With giant data sets, “you can control for socioeconomic status, temperature, hypertension and other existing conditions,” and other variables, says Shindell. “You can convincingly demonstrate that correlation is in fact causal, because you can rule out essentially every other possibility.”
For example, scientists now know that exposure to smog (tiny, microscopic particulates) hurts prenatal and young brains. Even though they don’t yet fully understand the biological mechanism, they know it reduces impulse control and degrades academic performance. Similarly, they know it hurts the kidneys, the spleen, even the nervous system.
“The well-understood pathways, things like strokes, lower respiratory infections, and chronic obstructive pulmonary disease, only seem to capture about half the total,” Shindell says. “When you look at the [new] studies, you find that air pollution seems to affect almost every organ in the human body.”
“About twice as many people die in total as die just from the pathways we understand,” says Shindell. “We’ve been underestimating all along.”
While that may sound like a big jump, it is likely a lower bound. On both air pollution and climate change, the study omitted many effects that “are clearly present but cannot yet be reliably quantified.” The true numbers are almost certainly higher.
New air pollution research ought to break the climate policy logjam
Climate change has often been framed as an intractable problem for international coordination, a matter of shared sacrifice, with every country incentivized to be a “free rider,” reaping the benefits without taking on any of the costs.
But the latest air pollution research, coupled with the plunging cost of clean energy, should render that dynamic moot.
It is true that climate change can only be averted with the entire world’s cooperation; if the US reduces its emissions to net zero but the other countries of the world (especially China and India) continue on their current trajectory, it will make almost no difference in temperature. The health benefits of avoided severe heat will not manifest.
However — and this is the crucial fact — the air quality benefits will manifest, no matter what the rest of the world does. Shindell’s team ran a version of their scenario in which the US came into compliance with a 2°C pathway but the rest of the world continued with current policies. “We found that US action alone would bring us more than two-thirds of the health benefits of worldwide action over the next 15 years,” Shindell testified, “with roughly half the total over the entire 50-year period analyzed.”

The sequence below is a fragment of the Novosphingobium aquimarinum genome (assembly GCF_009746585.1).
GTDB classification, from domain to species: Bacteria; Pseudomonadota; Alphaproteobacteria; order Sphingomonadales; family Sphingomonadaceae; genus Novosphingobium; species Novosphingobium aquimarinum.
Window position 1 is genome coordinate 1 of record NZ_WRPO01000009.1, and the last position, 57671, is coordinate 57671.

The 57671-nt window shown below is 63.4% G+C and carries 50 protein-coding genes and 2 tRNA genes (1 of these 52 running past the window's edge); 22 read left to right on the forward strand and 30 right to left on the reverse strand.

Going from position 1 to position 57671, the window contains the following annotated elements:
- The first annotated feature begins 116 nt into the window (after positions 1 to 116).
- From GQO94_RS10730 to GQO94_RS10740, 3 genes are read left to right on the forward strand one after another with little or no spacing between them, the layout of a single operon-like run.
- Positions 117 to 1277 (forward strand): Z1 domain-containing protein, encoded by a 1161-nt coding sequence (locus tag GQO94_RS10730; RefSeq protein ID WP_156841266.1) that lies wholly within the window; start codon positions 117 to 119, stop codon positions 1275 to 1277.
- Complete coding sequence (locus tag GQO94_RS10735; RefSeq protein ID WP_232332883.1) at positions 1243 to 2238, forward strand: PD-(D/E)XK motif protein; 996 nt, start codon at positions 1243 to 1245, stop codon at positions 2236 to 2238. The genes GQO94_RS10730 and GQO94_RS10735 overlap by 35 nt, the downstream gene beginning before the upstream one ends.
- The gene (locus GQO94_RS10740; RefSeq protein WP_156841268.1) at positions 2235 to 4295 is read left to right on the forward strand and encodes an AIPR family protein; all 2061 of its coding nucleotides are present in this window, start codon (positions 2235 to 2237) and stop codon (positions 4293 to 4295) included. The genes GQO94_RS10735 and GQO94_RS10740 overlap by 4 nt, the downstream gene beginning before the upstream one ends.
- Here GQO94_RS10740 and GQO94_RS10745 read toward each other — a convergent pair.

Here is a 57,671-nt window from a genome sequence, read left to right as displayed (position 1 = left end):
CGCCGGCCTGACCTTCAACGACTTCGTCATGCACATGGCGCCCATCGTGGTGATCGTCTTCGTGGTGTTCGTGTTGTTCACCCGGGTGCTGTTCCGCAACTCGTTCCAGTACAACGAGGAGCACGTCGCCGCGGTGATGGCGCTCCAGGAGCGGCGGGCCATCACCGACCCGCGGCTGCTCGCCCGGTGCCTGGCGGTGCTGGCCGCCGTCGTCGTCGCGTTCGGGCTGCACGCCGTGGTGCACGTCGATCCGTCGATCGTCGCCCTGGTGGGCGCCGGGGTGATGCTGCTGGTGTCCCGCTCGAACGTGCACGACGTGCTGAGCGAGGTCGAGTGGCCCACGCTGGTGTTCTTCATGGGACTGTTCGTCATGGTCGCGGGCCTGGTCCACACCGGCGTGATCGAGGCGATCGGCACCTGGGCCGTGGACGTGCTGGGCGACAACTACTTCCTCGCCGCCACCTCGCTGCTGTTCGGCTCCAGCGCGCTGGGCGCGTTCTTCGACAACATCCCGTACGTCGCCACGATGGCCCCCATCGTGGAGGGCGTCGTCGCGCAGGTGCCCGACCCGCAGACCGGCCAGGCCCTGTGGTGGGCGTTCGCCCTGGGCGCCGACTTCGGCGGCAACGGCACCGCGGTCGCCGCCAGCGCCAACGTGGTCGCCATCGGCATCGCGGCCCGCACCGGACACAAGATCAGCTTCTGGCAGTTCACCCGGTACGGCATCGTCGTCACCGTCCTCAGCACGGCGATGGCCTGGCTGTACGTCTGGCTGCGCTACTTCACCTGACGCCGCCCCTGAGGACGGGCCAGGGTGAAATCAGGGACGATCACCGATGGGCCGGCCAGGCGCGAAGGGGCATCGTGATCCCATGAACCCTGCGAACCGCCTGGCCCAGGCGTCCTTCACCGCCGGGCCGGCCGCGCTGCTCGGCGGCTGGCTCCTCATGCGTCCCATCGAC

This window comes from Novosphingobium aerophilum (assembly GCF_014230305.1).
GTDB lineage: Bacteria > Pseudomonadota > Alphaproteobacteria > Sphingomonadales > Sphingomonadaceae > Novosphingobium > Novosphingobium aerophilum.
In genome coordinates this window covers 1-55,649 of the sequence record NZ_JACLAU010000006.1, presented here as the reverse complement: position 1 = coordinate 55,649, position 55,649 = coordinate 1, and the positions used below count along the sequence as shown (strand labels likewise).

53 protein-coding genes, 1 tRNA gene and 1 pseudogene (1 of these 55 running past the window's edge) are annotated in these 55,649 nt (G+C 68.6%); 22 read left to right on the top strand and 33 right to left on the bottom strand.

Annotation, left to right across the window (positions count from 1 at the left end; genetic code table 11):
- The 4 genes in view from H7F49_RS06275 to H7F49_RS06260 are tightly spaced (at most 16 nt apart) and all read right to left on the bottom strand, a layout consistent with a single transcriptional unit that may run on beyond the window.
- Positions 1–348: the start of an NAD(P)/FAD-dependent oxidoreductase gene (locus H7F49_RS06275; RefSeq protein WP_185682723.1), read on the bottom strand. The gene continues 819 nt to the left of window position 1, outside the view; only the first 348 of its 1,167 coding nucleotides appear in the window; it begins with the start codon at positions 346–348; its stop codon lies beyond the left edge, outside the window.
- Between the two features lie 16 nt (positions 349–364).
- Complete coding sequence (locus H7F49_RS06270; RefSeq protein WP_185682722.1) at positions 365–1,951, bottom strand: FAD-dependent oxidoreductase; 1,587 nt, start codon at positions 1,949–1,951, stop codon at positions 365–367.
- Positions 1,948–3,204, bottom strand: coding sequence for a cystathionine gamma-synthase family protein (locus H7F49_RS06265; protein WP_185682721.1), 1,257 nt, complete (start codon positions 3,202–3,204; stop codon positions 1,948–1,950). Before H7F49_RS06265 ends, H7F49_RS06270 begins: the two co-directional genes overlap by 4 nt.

The air quality benefits arrive much sooner than the climate benefits. They are, at least for the next several decades, much larger. They can be secured without the cooperation of other countries. And, by generating an average of $700 billion a year in avoided health and labor costs, they will more than pay for the energy transition on their own. Climate change or no climate change, it’s worth ditching fossil fuels.
And if this is true in the US — which, after all, has comparatively clean air — it is true tenfold for countries like China and India, where air quality remains abysmal. A Lancet Commission study in 2017 found that in 2015, air pollution killed 1.81 million people in India and 1.58 million in China.
Air pollution ought to be seen as a global civil rights crisis
The extraordinary level of suffering humanity is currently experiencing from air pollution is not necessary for modernity; it could be reduced, at a cost well below the net social benefits, with clean energy technologies on hand.
If they are not necessary, then the millions of lives ended or degraded by fossil fuels every year are a choice. And when suffering on this scale, that is this brutally inequitable, becomes a choice, it enters the same ethical terrain as war, slavery, and genocide. The effects are more distributed over time and geography, as are the decision-making and the moral culpability, but the cumulative impact on human well-being — on our longevity, health, learning, and happiness — is comparable, and every bit as much worth fighting.